Finger bone points to lost form of cavemen

A PREVIOUSLY unknown type of human has been identified after a 30,000-year-old fossilised finger bone was found in a Siberian cave.

The surprising discovery came after researchers analysed unusually well-preserved DNA from the fossil.

Their findings, reported in the journal Nature, confirmed the specimen came from a young girl who was neither "modern human" nor Neanderthal.

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Instead she belonged to a separate, now extinct, branch of the human family tree which scientists have named Denisovians, after the Denisova Cave in southern Siberia where the fossil was found.

A molar tooth recovered from the cave is also believed to be from a Denisovian individual.

It looks different from the teeth of modern humans and Neanderthals, and more closely resembles those of older human ancestors such as Homo erectus.

The finds alter the story of human evolution, suggesting the Neanderthals had an Asian sister group that broke away on its own evolutionary path before dying out.

Most scientists believe ancestors of the Neanderthals left Africa between 300,000 and 400,000 years ago to establish themselves in Europe and Eurasia. Meanwhile, the direct ancestors of modern humans, Homo sapiens, remained and evolved in Africa.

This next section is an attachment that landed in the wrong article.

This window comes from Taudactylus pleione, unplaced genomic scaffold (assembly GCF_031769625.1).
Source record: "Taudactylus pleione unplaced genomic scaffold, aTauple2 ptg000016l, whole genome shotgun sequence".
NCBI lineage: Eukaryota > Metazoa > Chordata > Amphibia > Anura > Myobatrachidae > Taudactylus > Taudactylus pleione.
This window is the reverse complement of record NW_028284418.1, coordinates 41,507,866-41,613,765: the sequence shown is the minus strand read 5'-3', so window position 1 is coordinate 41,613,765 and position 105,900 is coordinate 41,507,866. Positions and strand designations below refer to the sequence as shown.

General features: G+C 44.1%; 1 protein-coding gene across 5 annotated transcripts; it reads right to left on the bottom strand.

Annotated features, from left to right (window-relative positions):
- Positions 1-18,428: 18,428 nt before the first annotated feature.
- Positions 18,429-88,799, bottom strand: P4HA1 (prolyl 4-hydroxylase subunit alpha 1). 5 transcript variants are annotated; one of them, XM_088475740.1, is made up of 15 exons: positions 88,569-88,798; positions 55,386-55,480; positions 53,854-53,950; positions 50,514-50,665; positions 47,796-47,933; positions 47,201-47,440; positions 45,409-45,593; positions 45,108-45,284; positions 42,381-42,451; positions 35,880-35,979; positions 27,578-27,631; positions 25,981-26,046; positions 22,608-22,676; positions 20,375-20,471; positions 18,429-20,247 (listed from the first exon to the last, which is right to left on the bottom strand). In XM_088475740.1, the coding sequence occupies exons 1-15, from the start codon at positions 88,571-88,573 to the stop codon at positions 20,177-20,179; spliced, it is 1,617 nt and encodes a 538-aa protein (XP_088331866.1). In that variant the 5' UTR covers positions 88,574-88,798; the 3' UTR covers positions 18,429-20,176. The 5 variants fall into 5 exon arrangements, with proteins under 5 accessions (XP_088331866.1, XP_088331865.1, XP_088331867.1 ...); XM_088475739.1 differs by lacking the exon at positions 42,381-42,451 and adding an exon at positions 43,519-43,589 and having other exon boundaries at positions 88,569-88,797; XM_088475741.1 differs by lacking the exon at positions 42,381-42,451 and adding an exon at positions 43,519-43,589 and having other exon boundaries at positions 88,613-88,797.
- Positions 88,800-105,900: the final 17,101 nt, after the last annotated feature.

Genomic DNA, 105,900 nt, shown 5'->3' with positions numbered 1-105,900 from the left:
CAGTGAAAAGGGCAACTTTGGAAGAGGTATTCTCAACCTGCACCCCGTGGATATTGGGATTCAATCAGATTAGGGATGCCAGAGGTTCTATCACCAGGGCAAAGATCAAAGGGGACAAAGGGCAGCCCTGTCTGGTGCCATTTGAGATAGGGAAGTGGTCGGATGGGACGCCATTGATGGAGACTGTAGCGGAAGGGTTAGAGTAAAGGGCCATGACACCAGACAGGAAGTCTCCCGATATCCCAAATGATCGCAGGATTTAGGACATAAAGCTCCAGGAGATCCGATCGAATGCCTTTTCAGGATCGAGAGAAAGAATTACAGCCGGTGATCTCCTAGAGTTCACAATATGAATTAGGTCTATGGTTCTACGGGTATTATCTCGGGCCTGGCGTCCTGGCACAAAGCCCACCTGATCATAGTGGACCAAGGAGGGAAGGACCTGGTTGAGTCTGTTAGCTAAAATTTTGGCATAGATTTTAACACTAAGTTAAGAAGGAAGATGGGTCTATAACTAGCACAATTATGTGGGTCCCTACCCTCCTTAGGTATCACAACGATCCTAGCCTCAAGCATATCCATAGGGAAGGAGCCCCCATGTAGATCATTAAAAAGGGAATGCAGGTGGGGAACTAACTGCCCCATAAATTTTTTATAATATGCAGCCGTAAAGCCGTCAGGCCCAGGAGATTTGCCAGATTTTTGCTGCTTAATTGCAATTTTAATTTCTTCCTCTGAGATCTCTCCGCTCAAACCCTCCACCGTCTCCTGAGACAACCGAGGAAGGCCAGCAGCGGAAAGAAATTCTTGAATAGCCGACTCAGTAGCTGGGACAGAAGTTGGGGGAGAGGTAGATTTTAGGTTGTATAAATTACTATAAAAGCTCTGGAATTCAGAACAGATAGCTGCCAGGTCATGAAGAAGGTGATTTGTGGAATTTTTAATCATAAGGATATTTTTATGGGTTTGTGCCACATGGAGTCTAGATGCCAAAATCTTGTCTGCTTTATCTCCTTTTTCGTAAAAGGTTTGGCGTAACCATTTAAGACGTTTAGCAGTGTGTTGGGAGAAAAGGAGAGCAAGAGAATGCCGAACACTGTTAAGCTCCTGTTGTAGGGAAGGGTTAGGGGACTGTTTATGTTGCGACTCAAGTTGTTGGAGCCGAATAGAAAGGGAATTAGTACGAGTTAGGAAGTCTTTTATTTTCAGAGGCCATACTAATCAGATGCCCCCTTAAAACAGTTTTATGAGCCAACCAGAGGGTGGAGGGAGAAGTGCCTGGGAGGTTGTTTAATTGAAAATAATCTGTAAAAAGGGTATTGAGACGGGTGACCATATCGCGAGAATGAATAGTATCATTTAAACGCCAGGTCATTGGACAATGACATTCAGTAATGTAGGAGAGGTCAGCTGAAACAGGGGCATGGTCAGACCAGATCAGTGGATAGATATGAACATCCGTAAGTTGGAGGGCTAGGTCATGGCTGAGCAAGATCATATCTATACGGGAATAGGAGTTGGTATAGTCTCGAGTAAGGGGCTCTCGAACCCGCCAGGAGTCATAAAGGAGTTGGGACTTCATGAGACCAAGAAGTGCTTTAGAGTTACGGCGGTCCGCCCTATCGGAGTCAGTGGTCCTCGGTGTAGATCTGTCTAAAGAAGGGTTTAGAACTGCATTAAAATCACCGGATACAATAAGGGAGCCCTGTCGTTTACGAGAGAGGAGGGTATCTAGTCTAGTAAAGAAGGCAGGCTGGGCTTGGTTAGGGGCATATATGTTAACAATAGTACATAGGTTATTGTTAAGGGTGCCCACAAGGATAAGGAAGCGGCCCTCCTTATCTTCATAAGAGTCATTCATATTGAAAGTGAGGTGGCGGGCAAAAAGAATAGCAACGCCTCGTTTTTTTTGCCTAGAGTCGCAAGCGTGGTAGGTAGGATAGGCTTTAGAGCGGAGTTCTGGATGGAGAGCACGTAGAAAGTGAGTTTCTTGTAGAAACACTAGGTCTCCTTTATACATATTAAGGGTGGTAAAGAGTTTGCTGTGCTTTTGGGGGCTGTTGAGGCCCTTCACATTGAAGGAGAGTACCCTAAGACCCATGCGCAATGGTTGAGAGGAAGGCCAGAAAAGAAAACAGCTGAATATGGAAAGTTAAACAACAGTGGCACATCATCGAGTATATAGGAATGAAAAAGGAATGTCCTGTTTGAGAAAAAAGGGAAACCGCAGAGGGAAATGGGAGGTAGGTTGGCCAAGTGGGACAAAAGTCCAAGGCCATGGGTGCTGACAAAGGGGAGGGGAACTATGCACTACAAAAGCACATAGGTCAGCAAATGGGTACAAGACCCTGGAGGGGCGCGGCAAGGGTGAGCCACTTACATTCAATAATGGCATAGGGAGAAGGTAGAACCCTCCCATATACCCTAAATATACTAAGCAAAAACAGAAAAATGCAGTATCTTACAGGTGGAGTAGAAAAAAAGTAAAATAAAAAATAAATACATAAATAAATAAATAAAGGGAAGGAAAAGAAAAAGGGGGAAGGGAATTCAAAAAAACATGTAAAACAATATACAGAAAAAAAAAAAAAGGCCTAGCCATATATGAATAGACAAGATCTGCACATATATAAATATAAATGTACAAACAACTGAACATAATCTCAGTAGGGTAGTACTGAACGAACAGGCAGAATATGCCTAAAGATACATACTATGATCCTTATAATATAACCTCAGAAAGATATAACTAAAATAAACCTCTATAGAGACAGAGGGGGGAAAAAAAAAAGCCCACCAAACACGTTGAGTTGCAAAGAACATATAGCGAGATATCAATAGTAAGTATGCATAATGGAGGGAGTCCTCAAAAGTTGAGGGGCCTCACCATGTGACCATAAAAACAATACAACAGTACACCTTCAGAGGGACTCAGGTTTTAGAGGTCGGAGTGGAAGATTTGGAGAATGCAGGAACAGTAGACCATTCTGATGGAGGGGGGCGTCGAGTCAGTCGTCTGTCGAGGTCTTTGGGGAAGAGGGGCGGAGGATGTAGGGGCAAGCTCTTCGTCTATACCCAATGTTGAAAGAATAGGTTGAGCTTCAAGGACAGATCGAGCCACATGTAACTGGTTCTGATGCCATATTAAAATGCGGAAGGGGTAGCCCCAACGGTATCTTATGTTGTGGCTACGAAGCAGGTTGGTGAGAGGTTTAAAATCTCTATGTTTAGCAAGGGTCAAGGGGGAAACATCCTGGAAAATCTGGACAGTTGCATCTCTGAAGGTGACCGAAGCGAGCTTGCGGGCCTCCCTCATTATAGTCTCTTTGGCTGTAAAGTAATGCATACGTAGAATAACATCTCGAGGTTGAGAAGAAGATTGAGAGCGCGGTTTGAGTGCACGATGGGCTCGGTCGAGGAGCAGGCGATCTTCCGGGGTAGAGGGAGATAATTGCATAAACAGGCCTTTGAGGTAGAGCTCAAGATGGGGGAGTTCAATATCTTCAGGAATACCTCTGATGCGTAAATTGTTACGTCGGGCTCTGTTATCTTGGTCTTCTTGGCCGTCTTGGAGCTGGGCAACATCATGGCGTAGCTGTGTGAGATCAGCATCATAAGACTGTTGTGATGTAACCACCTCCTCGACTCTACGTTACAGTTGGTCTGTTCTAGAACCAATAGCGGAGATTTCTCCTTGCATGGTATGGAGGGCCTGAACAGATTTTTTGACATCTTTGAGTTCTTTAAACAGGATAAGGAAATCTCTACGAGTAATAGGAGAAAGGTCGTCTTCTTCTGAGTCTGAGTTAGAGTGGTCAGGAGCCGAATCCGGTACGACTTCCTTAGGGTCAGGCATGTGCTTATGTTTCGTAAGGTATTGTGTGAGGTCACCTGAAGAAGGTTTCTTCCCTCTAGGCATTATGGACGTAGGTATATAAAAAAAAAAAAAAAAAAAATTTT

They headed out of Africa 70,000-80,000 years ago and for a time co-existed with the soon-to-be-extinct Neanderthals.

Now scientists believe the Denisovians diverged from the Neanderthals at the time of the original exodus and spread east.

Like the Neanderthals, they appear to have interbred with modern humans.

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The evidence came unexpectedly when Denisovian gene sequences turned up in the DNA of modern Melanesian Pacific islanders. The research suggests genetic material derived from Denisovians makes up around 4-6 per cent of the genetic code of at least some Melanesians.

Richard Green was one of the scientists from the University of California at Santa Cruz, who took part in the DNA analysis.

He said: "Instead of the clean story we used to have of modern humans migrating out of Africa and replacing Neanderthals, we now see these very intertwined storylines with more players and more interactions.

"This study fills in some of the details

"But we would like to know much more about the Denisovians and their interactions with human populations."

Mr Green added: "You have to wonder if there were other populations that remain to be discovered. "